Beside the main story, the secret levels and all those classic things, we have minigames to use the stylus (we don't use the stylus during the game) and a very funny multiplayer mode that completes the experience of the game.

The Bad
There are no bad things on this game, just some minor concepts that could be much better. Some secrets are hidden very well, which is not bad at all, but there are a few of them which are really absurd to find.

Maybe you'll miss new things, the game has some new features but nothing important.

The Bottom Line
New Super Mario Bros is, by far, one of the best platform games for Nintendo DS. You'll love it even if you have never played a Mario game, and if you've done it you'll love it the same way because it has the spirit of the old-school Mario games. It's like coming back to the past with a game that's not old-fashioned.

Nintendo DS · by NeoJ (398) · 2009

The best Mario game since Super Mario World

The Good
It's a fun little game. Naturally with the game being featured on the DS, the developers had to scale things back a bit compared to a console Mario release. The playing area is smaller, so this limits the amount of carnage that can occur on the screen. In short, the general feel of this game is a little different from previous Mario platformers. But under these constraints, Nintendo has released the finest Mario game since Super Mario World, which as you know was the flagship release for the SNES back in 1992. So -- the best Mario game in fourteen years. Not bad.

The first thing that comes to mind when queried 'what did I like about this game?' is the excellent use of 3D graphics is a 2D sidescroller. Beyond that, the bosses are very cool (if not a bit easy), the overworld map is very cute, the new Mario suits are cool, particularly Shell Mario, and the overall level design is top-flight.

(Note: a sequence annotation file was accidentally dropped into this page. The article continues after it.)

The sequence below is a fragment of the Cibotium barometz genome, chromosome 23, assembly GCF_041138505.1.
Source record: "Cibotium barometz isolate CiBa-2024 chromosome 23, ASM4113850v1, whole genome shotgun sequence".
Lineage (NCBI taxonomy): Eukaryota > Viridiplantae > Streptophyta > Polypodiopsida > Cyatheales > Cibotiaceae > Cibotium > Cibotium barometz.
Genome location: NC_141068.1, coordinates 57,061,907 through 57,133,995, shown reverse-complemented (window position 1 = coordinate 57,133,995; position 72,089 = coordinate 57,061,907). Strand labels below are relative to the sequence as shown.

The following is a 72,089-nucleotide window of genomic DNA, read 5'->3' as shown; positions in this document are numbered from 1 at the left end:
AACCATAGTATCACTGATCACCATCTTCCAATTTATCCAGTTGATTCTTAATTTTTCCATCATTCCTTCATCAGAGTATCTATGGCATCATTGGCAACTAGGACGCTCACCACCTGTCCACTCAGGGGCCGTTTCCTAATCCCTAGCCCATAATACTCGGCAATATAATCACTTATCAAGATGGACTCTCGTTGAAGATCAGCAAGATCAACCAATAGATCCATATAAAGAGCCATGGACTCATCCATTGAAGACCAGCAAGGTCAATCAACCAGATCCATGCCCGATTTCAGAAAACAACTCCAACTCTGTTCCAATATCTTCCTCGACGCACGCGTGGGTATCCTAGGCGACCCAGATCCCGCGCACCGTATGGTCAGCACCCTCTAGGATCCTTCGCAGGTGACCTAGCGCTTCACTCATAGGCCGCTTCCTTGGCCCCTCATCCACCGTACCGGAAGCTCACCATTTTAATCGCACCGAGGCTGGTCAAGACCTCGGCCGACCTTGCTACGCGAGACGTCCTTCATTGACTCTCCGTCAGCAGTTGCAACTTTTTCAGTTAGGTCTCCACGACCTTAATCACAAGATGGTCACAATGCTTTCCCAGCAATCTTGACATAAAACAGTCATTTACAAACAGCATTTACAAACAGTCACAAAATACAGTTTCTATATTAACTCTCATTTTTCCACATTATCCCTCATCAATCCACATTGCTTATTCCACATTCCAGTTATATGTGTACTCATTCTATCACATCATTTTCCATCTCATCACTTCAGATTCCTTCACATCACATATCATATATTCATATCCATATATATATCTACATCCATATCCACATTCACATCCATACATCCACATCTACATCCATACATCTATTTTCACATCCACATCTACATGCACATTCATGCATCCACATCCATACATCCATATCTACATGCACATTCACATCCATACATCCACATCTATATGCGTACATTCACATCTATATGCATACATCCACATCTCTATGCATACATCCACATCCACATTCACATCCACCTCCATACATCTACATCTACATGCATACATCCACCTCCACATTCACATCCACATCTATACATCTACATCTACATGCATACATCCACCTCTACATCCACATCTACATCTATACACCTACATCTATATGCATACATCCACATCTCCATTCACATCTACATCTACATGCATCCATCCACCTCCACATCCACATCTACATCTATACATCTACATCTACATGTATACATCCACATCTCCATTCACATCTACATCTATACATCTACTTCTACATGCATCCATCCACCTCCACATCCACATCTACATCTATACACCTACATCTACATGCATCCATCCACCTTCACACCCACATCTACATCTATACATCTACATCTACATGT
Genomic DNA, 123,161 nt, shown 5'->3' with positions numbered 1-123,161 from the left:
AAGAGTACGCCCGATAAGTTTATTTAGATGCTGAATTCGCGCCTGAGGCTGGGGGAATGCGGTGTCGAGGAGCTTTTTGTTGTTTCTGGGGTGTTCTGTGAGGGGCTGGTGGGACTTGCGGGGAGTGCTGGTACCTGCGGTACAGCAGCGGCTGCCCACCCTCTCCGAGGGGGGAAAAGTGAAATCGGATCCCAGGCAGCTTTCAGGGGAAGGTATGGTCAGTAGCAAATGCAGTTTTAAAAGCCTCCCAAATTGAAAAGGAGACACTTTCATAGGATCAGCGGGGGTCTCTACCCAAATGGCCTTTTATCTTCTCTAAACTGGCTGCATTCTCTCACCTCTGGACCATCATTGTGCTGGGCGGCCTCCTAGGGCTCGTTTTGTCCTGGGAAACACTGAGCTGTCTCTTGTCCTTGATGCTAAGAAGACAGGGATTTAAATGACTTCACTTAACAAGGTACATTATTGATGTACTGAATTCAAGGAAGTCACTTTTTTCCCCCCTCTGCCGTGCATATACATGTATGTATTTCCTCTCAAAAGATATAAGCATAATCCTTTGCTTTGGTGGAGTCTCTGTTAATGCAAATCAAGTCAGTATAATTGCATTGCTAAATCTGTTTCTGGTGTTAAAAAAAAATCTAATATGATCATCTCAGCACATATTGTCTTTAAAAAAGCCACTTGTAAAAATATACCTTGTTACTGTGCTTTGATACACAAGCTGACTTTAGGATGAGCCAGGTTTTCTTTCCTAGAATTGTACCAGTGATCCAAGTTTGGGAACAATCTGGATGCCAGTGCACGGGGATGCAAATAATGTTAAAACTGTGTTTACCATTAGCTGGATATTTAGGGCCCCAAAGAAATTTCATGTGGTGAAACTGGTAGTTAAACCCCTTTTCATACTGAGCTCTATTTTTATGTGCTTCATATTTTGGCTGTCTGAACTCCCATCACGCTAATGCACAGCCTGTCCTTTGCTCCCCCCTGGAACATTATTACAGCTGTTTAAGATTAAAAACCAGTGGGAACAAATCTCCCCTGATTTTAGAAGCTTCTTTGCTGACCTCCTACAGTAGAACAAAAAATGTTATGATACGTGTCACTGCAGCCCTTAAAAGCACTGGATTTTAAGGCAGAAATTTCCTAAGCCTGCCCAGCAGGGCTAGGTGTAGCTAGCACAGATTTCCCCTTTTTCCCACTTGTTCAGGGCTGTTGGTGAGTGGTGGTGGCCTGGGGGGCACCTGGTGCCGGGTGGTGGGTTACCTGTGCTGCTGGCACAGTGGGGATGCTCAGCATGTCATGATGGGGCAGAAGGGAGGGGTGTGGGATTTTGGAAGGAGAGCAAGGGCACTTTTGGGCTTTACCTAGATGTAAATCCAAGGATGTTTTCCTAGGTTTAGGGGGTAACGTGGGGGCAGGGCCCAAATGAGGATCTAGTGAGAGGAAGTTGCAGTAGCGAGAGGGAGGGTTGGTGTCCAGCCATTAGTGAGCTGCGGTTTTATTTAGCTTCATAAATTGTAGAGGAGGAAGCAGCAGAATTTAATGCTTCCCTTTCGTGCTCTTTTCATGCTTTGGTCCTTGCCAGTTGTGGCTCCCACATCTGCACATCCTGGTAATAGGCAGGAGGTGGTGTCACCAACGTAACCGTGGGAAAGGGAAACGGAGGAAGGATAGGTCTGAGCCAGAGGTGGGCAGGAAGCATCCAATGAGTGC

The Bad
There's not a lot to nit-pick. The intrinsic difficulty of Mario games -- one or two mistakes and you're dead -- dictates that you can get very frustrated on a particularly difficult map, but this is the nature of the beast. The game is a good length, but I still would have been happier with twice as much content. But this is not a flaw -- I'm just greedy for more gameplay.

The Bottom Line
I bought a DS immediately after seeing a television commercial for New Super Mario Bros. This was a good decision. Although it doesn't have the replay value of Mario Kart DS, Tetris, or even Nintendogs, this is still an obligatory purchase for any old-school gamer who remembers the glory days of Mario Bros. 3, Super Mario World, and the years when platformers were the bread and butter of the gaming business.

Nintendo DS · by Chris Wright (85) · 2013

Contributors to this Entry

Critic reviews added by Wizo, Big John WV, Ben K, chirinea, Flu, Jacob Gens, Alaka, Alsy, Sciere, nyccrg, Corn Popper, Patrick Bregger, Chaju, Xoleras, Jeanne, COBRA-COBRETTI, lights out party, Maner76, Zaibatsu, Tim Janssen, Spindash, mattcoxonline, jumpropeman, SlyDante.